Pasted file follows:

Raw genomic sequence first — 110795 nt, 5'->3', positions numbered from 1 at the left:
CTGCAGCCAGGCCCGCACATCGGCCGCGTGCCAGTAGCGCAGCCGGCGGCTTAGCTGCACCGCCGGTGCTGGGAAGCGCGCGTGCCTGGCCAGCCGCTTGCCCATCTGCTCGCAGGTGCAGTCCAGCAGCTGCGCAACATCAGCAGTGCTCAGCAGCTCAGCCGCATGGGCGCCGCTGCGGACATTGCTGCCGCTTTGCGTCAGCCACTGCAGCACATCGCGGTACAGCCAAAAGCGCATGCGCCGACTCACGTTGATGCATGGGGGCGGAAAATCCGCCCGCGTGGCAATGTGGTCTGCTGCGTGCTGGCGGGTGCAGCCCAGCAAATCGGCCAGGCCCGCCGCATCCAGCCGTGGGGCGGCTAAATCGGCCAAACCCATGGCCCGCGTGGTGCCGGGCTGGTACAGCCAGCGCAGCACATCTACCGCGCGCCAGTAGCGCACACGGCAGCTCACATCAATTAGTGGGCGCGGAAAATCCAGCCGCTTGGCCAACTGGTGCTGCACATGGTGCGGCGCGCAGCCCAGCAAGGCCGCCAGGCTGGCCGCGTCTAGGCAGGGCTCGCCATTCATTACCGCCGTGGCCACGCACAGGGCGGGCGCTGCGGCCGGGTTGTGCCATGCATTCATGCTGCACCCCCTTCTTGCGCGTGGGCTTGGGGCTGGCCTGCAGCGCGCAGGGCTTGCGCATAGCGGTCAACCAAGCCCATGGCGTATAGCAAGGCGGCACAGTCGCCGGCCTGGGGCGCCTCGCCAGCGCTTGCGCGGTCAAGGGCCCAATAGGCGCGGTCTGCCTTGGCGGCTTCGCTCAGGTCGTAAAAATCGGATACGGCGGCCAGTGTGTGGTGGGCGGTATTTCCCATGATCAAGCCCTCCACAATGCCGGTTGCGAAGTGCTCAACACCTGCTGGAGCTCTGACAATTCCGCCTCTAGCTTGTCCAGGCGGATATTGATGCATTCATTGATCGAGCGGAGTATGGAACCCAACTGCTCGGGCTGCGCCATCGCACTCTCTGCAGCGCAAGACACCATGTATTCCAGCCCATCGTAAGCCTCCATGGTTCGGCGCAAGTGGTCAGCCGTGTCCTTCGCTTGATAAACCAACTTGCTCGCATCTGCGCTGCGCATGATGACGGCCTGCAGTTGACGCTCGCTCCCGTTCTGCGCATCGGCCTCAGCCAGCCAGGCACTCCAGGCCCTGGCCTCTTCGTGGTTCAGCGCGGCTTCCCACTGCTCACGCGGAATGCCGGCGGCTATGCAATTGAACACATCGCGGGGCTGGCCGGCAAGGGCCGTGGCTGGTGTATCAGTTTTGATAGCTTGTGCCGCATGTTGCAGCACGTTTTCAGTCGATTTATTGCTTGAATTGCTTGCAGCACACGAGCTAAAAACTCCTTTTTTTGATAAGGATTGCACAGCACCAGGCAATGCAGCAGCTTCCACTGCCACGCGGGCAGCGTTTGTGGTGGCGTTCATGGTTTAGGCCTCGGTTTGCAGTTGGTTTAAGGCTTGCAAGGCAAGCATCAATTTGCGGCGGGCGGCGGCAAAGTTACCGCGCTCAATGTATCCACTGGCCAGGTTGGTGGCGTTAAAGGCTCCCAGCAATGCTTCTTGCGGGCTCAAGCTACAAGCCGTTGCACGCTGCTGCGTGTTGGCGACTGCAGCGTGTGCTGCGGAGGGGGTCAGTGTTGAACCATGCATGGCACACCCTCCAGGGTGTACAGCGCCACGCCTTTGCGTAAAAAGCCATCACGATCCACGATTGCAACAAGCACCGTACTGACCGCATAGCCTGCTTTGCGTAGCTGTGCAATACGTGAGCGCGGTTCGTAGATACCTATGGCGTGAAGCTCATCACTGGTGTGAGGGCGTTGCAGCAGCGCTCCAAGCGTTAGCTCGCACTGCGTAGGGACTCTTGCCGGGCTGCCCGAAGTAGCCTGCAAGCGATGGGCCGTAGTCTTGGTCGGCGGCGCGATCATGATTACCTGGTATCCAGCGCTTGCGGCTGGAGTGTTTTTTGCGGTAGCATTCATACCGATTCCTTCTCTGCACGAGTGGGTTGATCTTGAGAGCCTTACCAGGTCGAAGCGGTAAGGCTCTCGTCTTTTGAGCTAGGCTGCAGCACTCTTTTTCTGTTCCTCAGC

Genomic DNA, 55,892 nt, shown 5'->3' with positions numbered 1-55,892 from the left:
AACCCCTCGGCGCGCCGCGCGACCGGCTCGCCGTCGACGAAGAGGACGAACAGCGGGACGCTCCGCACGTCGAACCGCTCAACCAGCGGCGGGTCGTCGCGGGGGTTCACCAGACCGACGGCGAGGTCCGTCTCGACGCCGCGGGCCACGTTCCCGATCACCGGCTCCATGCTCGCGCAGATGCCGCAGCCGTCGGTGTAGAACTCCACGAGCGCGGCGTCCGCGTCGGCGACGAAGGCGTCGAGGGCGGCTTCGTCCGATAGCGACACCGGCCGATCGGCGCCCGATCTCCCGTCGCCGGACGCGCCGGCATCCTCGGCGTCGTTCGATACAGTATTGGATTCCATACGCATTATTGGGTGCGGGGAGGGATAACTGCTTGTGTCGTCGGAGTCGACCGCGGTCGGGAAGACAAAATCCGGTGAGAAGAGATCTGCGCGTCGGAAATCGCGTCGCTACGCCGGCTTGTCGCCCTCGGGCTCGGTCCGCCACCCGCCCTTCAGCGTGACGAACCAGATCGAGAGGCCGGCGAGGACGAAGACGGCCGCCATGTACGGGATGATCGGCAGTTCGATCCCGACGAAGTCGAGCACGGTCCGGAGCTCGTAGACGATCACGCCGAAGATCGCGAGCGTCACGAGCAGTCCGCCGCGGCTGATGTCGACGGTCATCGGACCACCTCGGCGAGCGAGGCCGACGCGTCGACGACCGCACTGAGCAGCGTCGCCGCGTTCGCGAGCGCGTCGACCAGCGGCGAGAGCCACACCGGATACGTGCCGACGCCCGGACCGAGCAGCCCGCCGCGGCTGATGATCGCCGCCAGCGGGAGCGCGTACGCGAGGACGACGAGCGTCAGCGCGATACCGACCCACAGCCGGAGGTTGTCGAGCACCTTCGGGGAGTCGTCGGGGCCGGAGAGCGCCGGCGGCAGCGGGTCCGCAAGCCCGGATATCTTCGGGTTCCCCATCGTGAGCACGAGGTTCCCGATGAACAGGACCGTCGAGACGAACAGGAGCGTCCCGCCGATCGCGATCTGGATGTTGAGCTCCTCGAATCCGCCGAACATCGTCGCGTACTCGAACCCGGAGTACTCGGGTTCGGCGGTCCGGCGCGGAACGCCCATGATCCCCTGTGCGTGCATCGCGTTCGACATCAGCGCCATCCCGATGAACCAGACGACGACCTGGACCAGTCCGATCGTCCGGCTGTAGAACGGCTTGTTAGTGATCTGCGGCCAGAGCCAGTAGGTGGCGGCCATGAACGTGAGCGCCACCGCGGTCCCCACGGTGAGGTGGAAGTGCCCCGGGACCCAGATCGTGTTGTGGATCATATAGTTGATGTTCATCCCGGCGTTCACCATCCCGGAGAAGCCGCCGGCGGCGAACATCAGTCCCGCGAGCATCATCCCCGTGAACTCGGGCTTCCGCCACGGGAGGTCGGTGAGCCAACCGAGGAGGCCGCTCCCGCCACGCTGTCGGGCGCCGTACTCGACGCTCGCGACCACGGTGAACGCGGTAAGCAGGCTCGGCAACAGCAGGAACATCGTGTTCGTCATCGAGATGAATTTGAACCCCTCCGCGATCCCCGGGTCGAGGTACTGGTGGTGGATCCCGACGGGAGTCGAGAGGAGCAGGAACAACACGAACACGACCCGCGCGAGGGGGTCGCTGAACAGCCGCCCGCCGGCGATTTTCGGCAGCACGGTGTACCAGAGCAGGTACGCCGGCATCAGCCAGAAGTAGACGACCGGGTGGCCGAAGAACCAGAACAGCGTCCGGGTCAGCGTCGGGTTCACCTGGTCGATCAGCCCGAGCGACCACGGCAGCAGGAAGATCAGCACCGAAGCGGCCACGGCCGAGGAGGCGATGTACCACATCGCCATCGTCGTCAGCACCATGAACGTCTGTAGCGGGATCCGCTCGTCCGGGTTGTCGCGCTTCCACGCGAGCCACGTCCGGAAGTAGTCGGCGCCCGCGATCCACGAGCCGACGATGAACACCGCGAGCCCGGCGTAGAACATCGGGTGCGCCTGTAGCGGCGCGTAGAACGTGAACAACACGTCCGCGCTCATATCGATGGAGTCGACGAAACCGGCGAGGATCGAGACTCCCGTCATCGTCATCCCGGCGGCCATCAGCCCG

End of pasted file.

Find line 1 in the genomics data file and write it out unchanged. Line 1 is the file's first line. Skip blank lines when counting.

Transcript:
Raw genomic sequence first — 110795 nt, 5'->3', positions numbered from 1 at the left: